How Information Makes it to Your Credit Report
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The credit experts at the Equifax Finance blog explain how credit information make its way into a credit report in the recent article, “
How Do Credit Reporting Agencies Get Their Information?”
You know that your credit report contains a lot of the information that lenders need to make a decision about whether or not to lend you money (or extend you credit). You should not that your credit report isn’t the only thing that lenders use, but it is certainly one of the most important.
Your credit report includes information about your credit accounts from the type of account, the date it was opened, your credit limit or loan amount, your account balance, and payment history, identifying information and any public financial records (like foreclosures) under your name.
These details collectively provide lenders a snapshot of your financial and credit life in one helpful report. The details on each account is provided to credit reporting agencies by the companies that have extended you credit (and/or are currently extending you credit). There are three major credit reporting agencies – Equifax, Experian and TransUnion. When you get a loan from the bank, open a credit card, get a loan for a car, take out an Atlanta real estate mortgage, or otherwise take out credit, the companies with which you do that report information on you to the credit reporting agencies. They send credit reporting agencies information on your credit activity, like whether or not you pay your bills on time. Credit reporting agencies also get information from debt collection agencies and public records to include information on bankruptcies, tax liens, and judgments.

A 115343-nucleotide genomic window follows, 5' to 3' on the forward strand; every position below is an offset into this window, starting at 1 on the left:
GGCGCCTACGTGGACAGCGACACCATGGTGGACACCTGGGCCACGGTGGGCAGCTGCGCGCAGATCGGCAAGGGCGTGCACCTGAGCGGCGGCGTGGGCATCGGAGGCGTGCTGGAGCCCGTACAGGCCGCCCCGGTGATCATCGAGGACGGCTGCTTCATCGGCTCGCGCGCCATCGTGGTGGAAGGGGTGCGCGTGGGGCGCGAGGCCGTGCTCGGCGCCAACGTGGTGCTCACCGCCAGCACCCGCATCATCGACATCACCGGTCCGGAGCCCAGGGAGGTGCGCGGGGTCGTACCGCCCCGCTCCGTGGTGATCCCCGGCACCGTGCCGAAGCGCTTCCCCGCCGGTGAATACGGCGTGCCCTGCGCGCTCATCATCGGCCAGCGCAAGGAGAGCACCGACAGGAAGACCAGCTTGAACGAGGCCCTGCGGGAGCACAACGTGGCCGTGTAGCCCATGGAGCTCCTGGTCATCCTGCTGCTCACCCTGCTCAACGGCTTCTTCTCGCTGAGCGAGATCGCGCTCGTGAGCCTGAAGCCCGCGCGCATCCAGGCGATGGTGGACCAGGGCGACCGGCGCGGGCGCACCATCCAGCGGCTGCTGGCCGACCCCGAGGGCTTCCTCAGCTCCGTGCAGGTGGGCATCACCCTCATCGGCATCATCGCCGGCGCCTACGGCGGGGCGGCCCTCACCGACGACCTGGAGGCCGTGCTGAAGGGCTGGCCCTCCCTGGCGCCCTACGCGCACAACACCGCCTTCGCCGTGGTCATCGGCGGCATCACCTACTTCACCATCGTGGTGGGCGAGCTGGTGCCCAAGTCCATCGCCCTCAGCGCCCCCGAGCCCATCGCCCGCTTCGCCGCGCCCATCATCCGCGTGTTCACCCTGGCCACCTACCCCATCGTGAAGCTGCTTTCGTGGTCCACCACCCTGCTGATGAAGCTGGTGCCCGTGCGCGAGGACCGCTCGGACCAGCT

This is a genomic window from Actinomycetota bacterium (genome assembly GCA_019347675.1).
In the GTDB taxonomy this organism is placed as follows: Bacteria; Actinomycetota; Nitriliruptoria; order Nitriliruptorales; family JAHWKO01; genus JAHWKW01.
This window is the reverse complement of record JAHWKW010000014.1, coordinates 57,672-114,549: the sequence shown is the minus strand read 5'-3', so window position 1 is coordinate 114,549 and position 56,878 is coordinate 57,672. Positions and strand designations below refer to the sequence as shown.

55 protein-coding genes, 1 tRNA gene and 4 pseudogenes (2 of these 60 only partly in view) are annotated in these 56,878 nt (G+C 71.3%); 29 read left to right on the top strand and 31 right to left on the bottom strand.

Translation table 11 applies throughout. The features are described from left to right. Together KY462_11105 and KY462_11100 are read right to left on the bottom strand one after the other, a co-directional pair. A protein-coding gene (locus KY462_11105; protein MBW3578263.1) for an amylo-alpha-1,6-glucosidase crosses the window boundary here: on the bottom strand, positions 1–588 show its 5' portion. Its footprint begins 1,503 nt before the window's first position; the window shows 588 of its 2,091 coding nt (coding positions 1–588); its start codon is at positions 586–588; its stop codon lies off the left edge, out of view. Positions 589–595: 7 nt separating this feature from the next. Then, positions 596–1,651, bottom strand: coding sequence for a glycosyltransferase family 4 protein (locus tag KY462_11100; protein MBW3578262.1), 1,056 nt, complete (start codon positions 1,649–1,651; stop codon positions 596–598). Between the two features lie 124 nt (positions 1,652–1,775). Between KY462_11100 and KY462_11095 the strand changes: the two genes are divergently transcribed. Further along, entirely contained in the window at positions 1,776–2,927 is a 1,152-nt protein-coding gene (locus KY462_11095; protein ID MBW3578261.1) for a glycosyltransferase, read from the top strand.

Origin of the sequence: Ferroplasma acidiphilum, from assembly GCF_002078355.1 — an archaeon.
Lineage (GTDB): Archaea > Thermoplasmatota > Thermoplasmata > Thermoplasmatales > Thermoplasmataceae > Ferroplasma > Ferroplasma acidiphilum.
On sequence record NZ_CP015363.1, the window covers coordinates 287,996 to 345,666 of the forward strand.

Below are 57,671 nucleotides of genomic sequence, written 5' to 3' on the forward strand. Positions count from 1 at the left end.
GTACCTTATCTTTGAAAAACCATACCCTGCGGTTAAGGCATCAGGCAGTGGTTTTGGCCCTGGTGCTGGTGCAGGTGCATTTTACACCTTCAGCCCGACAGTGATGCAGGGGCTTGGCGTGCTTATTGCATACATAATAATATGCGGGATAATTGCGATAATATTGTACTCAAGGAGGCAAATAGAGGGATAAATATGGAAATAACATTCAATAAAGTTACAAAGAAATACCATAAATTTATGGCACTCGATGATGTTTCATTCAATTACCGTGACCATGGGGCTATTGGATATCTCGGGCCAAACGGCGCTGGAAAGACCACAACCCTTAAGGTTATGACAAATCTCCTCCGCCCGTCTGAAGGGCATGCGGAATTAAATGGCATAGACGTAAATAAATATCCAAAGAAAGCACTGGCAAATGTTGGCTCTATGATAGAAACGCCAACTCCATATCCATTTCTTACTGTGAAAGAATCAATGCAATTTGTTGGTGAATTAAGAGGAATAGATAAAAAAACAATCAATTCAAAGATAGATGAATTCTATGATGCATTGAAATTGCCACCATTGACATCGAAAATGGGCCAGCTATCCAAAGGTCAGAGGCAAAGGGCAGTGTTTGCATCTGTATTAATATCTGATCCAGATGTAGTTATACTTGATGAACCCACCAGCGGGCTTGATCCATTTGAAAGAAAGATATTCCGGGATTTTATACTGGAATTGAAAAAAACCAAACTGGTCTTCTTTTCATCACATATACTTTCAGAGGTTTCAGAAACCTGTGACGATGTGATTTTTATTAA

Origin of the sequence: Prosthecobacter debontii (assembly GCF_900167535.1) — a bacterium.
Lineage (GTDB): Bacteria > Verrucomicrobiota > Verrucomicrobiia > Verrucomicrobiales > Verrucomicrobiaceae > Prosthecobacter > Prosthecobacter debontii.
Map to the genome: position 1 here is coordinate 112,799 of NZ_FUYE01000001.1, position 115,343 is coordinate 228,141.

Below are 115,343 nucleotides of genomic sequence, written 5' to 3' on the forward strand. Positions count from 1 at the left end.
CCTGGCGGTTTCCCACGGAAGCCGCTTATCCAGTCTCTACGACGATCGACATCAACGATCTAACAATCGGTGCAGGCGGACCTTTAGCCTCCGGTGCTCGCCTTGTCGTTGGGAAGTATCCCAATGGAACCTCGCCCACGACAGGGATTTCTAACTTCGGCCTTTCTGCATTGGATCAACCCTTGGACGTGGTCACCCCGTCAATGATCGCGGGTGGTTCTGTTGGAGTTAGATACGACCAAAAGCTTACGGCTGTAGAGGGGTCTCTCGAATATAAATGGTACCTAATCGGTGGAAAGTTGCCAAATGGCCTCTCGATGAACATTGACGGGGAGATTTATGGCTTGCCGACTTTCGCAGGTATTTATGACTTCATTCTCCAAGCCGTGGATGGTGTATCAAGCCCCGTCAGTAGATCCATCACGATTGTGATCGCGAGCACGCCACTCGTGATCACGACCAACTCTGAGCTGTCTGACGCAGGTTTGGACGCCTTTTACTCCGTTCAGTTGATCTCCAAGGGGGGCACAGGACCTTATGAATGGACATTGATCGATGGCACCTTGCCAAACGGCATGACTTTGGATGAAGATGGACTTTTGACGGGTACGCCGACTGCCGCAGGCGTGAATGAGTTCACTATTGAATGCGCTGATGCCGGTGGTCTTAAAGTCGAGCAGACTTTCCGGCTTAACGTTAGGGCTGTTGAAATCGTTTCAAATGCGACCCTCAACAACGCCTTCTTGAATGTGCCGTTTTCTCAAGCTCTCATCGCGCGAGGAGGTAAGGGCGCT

The information that is received by the credit reporting agencies makes up your credit score. Your credit score is a number that lenders use to assess your risk as a borrower. Negative information like late payments negatively impact your score while positive information like regular on-time payments positively impact your score.
Your credit report and score may be slightly different between each of the three credit reporting agencies. This is because not all lenders report to all three agencies (the agencies can only work with the information they have) and because each agency has its own model for calculating credit scores.
You should check your credit report regularly (at least once every four months or so, as you get one free report each year from each of the three major agencies). Check to make sure that everything in your report is accurate and up to date. Learn more about what to look for in credit reports in the full article on the Equifax Finance blog. When you are done, check out the many helpful personal finance articles there, which cover topics like credit, identity theft protection, taxes, savings and more.